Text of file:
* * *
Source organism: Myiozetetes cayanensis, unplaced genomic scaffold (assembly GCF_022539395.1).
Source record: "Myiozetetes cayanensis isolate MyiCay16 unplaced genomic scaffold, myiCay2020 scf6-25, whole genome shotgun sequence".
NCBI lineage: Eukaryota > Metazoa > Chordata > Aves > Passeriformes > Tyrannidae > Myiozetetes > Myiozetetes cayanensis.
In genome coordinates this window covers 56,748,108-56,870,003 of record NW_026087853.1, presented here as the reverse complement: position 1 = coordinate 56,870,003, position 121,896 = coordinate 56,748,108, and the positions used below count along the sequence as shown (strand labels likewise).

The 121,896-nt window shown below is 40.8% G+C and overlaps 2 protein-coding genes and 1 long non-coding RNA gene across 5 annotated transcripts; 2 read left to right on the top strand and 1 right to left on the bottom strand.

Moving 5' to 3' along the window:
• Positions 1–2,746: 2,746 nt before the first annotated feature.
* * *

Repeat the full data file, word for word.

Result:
Source organism: Myiozetetes cayanensis, unplaced genomic scaffold (assembly GCF_022539395.1).
Source record: "Myiozetetes cayanensis isolate MyiCay16 unplaced genomic scaffold, myiCay2020 scf6-25, whole genome shotgun sequence".
NCBI lineage: Eukaryota > Metazoa > Chordata > Aves > Passeriformes > Tyrannidae > Myiozetetes > Myiozetetes cayanensis.
In genome coordinates this window covers 56,748,108-56,870,003 of record NW_026087853.1, presented here as the reverse complement: position 1 = coordinate 56,870,003, position 121,896 = coordinate 56,748,108, and the positions used below count along the sequence as shown (strand labels likewise).

The 121,896-nt window shown below is 40.8% G+C and overlaps 2 protein-coding genes and 1 long non-coding RNA gene across 5 annotated transcripts; 2 read left to right on the top strand and 1 right to left on the bottom strand.

Moving 5' to 3' along the window:
• Positions 1–2,746: 2,746 nt before the first annotated feature.